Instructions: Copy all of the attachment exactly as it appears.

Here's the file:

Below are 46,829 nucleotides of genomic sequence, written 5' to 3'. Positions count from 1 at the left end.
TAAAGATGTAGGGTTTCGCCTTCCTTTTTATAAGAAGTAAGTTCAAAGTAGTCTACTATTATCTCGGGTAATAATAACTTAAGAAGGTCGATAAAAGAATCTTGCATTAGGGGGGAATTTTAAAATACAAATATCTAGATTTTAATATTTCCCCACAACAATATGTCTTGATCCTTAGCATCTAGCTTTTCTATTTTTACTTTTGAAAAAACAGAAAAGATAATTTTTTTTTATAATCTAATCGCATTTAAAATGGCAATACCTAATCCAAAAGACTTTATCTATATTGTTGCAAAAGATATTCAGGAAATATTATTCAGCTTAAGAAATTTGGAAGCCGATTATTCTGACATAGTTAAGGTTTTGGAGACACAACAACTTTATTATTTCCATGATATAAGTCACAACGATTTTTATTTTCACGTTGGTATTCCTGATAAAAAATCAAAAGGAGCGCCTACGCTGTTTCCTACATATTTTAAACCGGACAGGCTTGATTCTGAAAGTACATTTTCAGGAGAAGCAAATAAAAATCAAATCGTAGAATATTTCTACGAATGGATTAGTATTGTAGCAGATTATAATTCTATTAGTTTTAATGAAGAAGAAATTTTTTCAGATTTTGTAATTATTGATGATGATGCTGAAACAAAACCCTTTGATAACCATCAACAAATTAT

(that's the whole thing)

Below are 46,829 nucleotides of genomic sequence, written 5' to 3'. Positions count from 1 at the left end.
TAAAGATGTAGGGTTTCGCCTTCCTTTTTATAAGAAGTAAGTTCAAAGTAGTCTACTATTATCTCGGGTAATAATAACTTAAGAAGGTCGATAAAAGAATCTTGCATTAGGGGGGAATTTTAAAATACAAATATCTAGATTTTAATATTTCCCCACAACAATATGTCTTGATCCTTAGCATCTAGCTTTTCTATTTTTACTTTTGAAAAAACAGAAAAGATAATTTTTTTTTATAATCTAATCGCATTTAAAATGGCAATACCTAATCCAAAAGACTTTATCTATATTGTTGCAAAAGATATTCAGGAAATATTATTCAGCTTAAGAAATTTGGAAGCCGATTATTCTGACATAGTTAAGGTTTTGGAGACACAACAACTTTATTATTTCCATGATATAAGTCACAACGATTTTTATTTTCACGTTGGTATTCCTGATAAAAAATCAAAAGGAGCGCCTACGCTGTTTCCTACATATTTTAAACCGGACAGGCTTGATTCTGAAAGTACATTTTCAGGAGAAGCAAATAAAAATCAAATCGTAGAATATTTCTACGAATGGATTAGTATTGTAGCAGATTATAATTCTATTAGTTTTAATGAAGAAGAAATTTTTTCAGATTTTGTAATTATTGATGATGATGCTGAAACAAAACCCTTTGATAACCATCAACAAATTAT